The BBC recently ran a report about a company that was recruiting Ugandan women to work in Iraq. They were made false promises about the nature of their employment. When they arrived in Iraq, they ended up being servants to Iraqi families, and treated like semi-slaves. Several were able to escape and return home, but a large number of women are unaccounted for.
In 2009 a company called Uganda Veterans Development Ltd. began recruiting Ugandan women to work in Iraq. They ran ads in Kampala promising high wages for women willing to work at American army bases in Iraq. 146 eventually signed up, and were flown to Iraq. When they arrived, they were told that they were going to be maids in Iraqi homes. The few that escaped their employment claimed that they were given little food or water, were locked inside the houses, and some of them were raped. One woman got in contact with a Ugandan security contractor at a U.S. base that ended up rescuing her and fourteen others with the help of an American officer. The base was eventually closed so they could not assist any others. The refugee group, International Organization for Migration ended up flying them back to Uganda. The director of Uganda Veterans Development told the BBC that they checked in on the women, but that it was only a recruiter. Ultimately, the company claimed, the women were under contract with their employers in Iraq.
When the story originally broke in Uganda, the Labor Minister revoked Uganda Veterans Development’s license to operate. The owner however, was connected to the ruling party in the country, and re-opened his business in December 2009. 100 of the 149 women sent to Iraq that year are still unaccounted for.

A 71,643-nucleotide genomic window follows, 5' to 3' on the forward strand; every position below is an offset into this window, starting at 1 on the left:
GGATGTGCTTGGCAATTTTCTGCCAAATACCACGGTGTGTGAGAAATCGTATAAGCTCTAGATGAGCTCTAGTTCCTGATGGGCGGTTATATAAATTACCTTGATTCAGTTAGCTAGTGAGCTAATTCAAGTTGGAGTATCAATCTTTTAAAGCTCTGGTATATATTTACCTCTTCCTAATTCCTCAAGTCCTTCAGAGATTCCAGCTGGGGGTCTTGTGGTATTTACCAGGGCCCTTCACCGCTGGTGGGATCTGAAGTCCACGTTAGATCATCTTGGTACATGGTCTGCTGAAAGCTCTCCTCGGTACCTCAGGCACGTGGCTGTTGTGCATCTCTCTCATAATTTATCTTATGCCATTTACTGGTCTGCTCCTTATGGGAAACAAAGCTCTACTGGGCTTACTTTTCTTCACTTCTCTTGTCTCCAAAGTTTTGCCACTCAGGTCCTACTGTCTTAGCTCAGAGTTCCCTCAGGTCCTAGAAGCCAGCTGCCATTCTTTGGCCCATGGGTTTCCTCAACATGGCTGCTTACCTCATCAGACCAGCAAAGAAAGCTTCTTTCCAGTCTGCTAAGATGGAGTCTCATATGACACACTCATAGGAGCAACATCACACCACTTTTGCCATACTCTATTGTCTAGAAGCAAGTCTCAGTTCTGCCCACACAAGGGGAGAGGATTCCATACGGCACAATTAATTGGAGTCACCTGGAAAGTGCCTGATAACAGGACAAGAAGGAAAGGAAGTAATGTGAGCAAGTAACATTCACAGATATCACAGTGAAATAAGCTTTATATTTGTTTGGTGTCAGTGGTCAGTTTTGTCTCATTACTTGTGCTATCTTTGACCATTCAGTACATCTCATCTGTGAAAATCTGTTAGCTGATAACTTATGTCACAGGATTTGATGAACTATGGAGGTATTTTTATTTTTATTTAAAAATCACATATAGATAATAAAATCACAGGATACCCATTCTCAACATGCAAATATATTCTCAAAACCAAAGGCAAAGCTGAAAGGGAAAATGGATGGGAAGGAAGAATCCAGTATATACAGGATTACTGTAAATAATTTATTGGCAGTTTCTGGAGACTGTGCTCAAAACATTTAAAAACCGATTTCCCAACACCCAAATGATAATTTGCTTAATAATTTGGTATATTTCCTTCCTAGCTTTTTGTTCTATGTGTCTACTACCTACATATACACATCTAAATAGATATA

This is the latest example of human trafficking Iraq. The country has become a center of people flowing both in and out since the 2003 overthrow of Saddam. Iraqi women, children, and organs are being sold to foreigners, while cheap labor is being imported from other countries. There have been stories of illegal workers brought to Iraq from Georgia, India, Pakistan, Indonesia, Nepal, the Philippines, Sri Lanka, as well as Uganda. Many of them had the same experience as the Ugandan women, being told that they were going to work for the Americans, when in fact, they were going to work for Iraqis. Despite the high unemployment rate in Iraq, especially amongst the young, it is following the example of the Gulf States by importing cheap labor, a trend that started under Saddam. (1) The lack of strong government controls, border enforcement, and rule of law has allowed this trade to flourish. Until those larger issues of governance are resolved, there will probably be more stories like this one in the future.
1. Houk, Marian, “Iraq Shakes Off Vestiges of War,” Christian Science Monitor, 4/17/89
Bureau of Democracy, Human Rights, And Labor, “2009 Human Rights Report: Iraq,” U.S. State Department, 3/11/10
Houk, Marian, “Iraq Shakes Off Vestiges of War,” Christian Science Monitor, 4/17/89
Kampala, Anna Cavell, “Ugandan women tricked into domestic slavery in Iraq,” BBC, 3/31/11
U.S. Department of State, “The 2010 Trafficking in Persons Report,” August 2010
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